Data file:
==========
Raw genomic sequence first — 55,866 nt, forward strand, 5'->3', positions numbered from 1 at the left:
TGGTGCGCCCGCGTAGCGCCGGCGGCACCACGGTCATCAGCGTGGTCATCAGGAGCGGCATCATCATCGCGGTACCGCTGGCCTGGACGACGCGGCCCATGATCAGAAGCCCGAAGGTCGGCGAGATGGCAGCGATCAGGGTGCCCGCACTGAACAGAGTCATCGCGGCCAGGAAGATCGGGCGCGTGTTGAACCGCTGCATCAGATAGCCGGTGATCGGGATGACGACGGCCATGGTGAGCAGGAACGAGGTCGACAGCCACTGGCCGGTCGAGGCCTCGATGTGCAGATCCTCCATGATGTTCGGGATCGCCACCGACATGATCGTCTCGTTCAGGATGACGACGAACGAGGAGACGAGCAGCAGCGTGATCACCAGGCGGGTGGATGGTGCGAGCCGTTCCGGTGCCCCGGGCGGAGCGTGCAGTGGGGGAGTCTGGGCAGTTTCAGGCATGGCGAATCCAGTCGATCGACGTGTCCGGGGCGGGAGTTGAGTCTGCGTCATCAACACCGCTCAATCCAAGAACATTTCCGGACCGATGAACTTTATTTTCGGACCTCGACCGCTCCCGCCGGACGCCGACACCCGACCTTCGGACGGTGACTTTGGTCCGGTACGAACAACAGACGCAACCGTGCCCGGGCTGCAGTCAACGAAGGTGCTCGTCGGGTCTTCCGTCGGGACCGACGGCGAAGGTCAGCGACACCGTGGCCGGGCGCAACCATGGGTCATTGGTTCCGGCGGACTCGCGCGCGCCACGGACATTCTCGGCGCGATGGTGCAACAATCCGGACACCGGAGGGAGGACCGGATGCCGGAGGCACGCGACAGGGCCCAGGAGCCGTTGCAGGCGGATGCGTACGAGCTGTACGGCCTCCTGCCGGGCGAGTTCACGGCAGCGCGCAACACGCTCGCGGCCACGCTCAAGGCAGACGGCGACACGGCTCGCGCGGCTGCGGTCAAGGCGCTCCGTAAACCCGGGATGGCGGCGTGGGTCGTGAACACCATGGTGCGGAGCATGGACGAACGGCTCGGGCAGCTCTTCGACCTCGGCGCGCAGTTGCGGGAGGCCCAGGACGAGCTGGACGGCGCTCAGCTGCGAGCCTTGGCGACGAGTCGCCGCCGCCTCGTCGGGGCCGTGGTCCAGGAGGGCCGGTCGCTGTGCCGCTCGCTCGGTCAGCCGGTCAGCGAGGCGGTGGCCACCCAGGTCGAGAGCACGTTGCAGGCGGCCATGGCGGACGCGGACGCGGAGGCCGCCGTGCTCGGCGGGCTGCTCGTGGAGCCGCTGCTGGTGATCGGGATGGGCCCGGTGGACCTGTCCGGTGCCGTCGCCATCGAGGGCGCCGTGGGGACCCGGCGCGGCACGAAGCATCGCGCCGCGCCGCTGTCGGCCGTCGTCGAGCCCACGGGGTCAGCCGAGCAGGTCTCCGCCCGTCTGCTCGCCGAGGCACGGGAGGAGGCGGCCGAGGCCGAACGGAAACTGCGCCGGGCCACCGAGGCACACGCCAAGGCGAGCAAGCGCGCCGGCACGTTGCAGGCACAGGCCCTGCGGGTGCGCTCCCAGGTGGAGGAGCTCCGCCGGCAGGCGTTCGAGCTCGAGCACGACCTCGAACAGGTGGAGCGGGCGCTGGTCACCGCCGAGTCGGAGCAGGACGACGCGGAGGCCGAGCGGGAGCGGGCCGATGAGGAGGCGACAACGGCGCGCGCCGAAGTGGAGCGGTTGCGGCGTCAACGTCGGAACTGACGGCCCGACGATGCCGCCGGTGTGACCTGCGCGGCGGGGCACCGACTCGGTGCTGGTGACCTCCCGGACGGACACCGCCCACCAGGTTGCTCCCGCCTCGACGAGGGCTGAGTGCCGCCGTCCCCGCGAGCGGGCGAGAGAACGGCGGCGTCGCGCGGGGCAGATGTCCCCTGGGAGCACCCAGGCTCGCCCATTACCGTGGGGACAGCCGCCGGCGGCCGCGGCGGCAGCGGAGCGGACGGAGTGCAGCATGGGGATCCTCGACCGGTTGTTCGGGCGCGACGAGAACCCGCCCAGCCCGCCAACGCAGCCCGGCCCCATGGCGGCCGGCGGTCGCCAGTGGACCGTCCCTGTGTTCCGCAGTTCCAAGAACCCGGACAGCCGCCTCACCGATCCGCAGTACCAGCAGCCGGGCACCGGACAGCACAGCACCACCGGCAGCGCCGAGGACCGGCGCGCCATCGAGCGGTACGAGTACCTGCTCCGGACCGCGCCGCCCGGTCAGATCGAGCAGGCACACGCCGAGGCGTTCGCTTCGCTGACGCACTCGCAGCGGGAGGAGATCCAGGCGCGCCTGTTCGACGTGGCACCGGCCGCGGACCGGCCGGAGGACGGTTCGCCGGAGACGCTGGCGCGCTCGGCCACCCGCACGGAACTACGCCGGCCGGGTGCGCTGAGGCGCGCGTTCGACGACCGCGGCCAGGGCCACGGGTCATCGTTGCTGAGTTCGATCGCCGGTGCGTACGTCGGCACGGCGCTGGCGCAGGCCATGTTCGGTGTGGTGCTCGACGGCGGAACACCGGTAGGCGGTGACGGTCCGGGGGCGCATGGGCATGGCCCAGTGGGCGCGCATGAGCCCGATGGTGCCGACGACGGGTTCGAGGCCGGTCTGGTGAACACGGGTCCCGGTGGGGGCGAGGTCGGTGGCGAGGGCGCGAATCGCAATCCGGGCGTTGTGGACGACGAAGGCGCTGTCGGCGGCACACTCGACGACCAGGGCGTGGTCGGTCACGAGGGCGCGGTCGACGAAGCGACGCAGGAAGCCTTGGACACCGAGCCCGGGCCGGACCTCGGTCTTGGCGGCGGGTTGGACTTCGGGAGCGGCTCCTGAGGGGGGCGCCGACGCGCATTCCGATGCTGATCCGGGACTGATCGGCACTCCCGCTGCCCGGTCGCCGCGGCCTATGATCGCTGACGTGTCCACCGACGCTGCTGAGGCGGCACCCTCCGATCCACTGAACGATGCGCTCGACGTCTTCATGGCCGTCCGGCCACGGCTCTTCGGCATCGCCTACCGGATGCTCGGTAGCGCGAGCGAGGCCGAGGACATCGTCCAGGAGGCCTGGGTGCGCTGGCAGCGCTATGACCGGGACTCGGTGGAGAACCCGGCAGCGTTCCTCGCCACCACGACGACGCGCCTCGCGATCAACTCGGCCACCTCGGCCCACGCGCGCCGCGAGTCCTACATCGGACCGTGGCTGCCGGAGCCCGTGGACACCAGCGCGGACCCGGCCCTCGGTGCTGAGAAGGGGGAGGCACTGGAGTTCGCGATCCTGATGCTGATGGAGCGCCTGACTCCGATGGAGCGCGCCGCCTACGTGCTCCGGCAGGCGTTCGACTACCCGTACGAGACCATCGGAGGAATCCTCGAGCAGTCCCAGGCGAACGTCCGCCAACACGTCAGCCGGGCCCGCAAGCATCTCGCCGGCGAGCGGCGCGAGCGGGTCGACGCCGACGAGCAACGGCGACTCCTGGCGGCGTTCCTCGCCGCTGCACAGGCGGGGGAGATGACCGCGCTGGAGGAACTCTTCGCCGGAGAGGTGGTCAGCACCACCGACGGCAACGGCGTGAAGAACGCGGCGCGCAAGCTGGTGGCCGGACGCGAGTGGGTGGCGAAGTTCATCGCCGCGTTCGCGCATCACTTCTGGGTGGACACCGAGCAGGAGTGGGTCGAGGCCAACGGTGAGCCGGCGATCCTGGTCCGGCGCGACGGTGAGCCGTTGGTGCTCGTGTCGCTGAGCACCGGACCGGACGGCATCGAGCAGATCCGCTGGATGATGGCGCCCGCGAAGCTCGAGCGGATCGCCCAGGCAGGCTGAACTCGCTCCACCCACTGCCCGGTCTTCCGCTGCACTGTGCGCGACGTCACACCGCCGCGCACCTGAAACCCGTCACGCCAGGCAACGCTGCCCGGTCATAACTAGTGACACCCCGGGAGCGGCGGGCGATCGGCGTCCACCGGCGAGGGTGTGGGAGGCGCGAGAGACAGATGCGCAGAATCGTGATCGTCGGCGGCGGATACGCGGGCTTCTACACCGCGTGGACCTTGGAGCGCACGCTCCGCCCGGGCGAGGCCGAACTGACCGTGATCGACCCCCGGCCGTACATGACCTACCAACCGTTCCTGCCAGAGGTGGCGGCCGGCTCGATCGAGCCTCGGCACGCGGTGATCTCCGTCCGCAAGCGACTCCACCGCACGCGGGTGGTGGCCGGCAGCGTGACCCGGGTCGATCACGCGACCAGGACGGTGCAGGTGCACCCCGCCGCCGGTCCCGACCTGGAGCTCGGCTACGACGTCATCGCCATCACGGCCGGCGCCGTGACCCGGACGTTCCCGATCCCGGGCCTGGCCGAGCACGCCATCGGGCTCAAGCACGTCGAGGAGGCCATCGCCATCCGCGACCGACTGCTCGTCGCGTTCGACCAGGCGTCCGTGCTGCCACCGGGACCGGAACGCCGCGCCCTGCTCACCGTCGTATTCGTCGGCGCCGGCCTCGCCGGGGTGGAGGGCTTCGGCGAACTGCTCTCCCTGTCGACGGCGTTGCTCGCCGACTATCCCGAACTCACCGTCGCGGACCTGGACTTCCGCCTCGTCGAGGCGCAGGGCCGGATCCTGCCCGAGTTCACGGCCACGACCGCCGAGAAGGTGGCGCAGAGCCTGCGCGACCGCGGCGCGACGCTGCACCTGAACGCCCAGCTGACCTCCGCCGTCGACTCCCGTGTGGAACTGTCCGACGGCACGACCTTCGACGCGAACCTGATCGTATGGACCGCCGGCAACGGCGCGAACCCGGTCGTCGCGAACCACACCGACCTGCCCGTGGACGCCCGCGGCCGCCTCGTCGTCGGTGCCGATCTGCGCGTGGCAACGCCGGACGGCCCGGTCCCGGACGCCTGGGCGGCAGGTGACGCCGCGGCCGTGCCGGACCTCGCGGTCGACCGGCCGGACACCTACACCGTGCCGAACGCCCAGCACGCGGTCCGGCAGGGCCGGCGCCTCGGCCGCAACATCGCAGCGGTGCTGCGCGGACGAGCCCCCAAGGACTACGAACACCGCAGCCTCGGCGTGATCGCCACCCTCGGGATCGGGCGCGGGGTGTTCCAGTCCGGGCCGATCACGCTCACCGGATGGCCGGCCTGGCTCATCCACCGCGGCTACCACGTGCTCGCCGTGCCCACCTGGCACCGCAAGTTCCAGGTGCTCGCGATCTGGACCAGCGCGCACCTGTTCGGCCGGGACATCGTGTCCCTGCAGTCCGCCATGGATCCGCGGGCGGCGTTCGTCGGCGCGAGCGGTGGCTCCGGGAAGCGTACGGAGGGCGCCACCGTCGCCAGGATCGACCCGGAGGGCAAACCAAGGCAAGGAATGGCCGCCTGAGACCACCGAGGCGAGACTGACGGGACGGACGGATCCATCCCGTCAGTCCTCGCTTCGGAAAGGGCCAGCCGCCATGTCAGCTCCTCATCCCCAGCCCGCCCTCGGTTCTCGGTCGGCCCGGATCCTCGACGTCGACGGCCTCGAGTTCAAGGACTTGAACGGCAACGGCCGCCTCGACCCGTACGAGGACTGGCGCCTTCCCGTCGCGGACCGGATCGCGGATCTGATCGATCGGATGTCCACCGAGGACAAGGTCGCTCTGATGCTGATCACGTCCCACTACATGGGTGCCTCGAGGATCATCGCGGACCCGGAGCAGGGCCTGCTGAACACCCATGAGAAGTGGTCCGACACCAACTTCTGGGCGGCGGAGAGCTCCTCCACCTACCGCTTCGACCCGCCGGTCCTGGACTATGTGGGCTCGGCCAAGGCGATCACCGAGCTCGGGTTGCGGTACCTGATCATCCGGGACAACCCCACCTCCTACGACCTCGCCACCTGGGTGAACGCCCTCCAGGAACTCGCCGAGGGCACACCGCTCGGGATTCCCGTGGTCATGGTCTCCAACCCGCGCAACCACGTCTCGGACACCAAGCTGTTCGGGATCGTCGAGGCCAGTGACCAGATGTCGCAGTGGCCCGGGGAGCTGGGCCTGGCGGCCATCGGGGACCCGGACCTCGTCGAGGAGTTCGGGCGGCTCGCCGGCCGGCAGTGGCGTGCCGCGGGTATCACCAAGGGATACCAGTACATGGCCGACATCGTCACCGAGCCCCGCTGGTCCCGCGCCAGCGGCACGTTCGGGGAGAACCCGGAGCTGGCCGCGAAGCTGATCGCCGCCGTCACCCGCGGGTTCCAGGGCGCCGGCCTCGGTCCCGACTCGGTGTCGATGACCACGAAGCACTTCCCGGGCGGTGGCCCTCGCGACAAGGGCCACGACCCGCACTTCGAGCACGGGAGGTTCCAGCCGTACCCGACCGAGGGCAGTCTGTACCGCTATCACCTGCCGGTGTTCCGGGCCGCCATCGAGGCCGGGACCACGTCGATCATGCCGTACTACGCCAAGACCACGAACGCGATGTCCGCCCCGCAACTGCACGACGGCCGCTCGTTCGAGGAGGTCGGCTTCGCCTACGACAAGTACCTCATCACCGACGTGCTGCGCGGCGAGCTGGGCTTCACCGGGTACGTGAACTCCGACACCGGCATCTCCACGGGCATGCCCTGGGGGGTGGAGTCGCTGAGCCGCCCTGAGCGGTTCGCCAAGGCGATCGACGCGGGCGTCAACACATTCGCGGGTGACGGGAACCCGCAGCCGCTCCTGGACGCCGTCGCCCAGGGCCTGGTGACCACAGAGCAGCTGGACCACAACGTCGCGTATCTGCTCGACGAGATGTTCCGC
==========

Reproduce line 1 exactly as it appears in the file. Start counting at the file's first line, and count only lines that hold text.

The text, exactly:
Raw genomic sequence first — 55,866 nt, forward strand, 5'->3', positions numbered from 1 at the left: